In a seemingly promising development for democracy advocates, an opposition candidate’s election to challenge Venezuela’s president raised hopes for a return to democratic governance following years of authoritarian rule. The government had committed to conducting free and fair elections next year, fostering cautious optimism among Venezuelans and international observers about the potential path toward democracy.
However, President Nicolás Maduro’s government is now targeting the opposition election held this month, fueling concerns that he will resist any genuine challenge to his decade-long grip on power. This comes as Venezuela continues to grapple with international sanctions that have exacerbated the nation’s woes.
The opposition primary in Venezuela, a country with approximately 28 million people, was organized without any official government support. Civil society took the lead, setting up polling stations in homes, parks, and opposition party offices. An impressive turnout of more than 2.4 million Venezuelans suggested their strong engagement in the upcoming general election scheduled for 2024.
In the aftermath of the primary, the president of the Maduro-controlled legislature accused the organizers of inflating voter turnout and branded them as “thieves” and “scammers.” He dismissed the election as a “farce.”
Tamara Taraciuk Broner, a researcher on Venezuela for the Inter-American Dialogue, noted, “The primaries sent a clear message that the Venezuelan people are profoundly democratic at heart. If given the opportunity to vote, they will express themselves through their votes, posing a significant challenge to those in power.”
Venezuela’s attorney general’s office initiated an investigation into 17 members of the national and regional commissions responsible for overseeing the primary. The investigations are based on allegations of electoral misconduct, identity theft, money laundering, and criminal association. Should the attorney general file criminal charges, the defendants may face trials and potential imprisonment.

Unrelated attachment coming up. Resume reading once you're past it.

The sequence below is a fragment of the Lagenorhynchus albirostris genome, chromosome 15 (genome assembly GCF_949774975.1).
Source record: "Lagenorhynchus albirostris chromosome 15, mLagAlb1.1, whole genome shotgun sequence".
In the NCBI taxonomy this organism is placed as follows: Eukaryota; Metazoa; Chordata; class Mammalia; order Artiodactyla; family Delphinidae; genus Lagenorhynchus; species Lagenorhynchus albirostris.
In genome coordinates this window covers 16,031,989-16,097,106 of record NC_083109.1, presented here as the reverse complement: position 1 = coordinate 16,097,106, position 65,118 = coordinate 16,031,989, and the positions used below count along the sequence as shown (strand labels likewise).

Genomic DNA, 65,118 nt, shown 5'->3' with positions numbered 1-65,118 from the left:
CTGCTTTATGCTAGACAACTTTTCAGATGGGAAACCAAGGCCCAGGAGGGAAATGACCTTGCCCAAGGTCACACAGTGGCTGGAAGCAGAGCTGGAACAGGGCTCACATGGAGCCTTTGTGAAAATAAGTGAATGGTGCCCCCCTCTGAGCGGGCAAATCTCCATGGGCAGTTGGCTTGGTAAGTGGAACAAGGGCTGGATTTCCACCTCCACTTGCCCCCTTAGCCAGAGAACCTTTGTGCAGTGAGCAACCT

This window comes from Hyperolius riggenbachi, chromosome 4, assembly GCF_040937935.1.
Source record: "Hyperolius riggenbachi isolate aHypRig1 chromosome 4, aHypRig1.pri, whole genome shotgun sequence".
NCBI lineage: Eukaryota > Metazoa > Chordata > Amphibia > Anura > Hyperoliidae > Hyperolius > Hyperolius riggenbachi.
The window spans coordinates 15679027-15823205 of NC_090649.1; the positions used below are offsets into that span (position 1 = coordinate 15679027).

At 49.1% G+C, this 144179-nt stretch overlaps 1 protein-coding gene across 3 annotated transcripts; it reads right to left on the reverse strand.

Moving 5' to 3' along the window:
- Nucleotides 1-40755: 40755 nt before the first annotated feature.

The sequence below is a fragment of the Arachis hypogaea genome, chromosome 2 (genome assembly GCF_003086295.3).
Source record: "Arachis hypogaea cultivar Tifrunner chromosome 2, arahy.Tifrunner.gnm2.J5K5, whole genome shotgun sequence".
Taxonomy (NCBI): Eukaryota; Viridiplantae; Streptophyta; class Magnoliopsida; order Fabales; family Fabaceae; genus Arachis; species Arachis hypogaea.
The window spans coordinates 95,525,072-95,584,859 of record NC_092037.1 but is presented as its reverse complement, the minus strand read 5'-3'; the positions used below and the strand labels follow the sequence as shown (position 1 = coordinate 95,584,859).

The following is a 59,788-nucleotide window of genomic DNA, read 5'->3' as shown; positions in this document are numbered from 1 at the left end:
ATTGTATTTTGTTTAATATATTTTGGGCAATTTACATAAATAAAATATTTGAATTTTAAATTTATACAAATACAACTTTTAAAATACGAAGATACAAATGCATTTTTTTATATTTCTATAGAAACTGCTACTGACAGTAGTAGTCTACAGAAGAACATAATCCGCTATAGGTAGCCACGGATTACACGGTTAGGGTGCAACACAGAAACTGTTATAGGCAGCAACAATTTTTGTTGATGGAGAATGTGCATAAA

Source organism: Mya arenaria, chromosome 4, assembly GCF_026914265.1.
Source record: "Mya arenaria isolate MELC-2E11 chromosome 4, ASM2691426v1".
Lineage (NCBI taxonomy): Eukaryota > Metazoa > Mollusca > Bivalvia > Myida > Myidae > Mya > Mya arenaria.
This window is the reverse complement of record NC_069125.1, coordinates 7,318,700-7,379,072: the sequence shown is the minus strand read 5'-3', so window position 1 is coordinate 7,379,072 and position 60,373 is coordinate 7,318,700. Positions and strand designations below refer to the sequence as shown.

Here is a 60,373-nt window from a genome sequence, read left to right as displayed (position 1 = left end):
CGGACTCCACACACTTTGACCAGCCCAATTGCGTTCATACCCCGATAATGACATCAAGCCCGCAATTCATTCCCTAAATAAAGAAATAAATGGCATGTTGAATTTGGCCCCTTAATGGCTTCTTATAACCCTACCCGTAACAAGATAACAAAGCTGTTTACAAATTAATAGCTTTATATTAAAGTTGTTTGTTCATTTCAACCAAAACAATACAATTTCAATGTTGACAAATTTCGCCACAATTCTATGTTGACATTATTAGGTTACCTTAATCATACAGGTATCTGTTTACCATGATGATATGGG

On Monday, the country’s supreme court issued a ruling effectively annulling the primary. However, given that the government played no role in the election, the practical implications of this decision remain uncertain.
Juan Manuel Rafalli, a constitutional lawyer in Venezuela, suggested that the attorney general’s office would likely request documents from the primary’s organizers to potentially invalidate the results or call for a new election. He emphasized that the government’s efforts to nullify the primary had little legal basis.
Venezuela has been grappling with economic turmoil and a humanitarian crisis during President Maduro’s tenure, which began in 2013. The nation, once one of Latin America’s wealthiest, experienced an economic free fall, leading to mass emigration, with around a quarter of the population—approximately seven million Venezuelans—leaving the country.
Despite a recent agreement between the Maduro government and the opposition aimed at fostering free and fair elections, President Maduro has barred key opposition candidates from running, a tactic he frequently employs to sideline strong competitors.
The Biden administration has partially lifted sanctions on Venezuela’s crucial oil industry in response to some recent gestures by President Maduro, such as accepting deported Venezuelans from the United States and releasing a few political prisoners. Nevertheless, the administration expects Venezuela to reinstate disqualified candidates or face the reinstatement of sanctions.
The U.S. State Department acknowledged the Venezuelan high court’s decision regarding the opposition primary and called on the Maduro government to uphold its commitment to conducting a credible election next year. The international community is closely monitoring the implementation of the electoral road map, with the U.S. government prepared to take action should Maduro and his representatives fail to meet their commitments.
Two members of the national commission responsible for organizing the opposition election, who are not under investigation, criticized the Maduro government’s move and questioned its legitimacy. They noted that the government was caught off guard by the high level of participation, emphasizing the administration’s slim chances of winning the elections.
Political analyst Pedro Benítez observed that the Maduro government was employing a familiar strategy to suppress threats to its power. He explained that the government aims to discourage, divide, and demoralize the opposition to solidify its grip on power.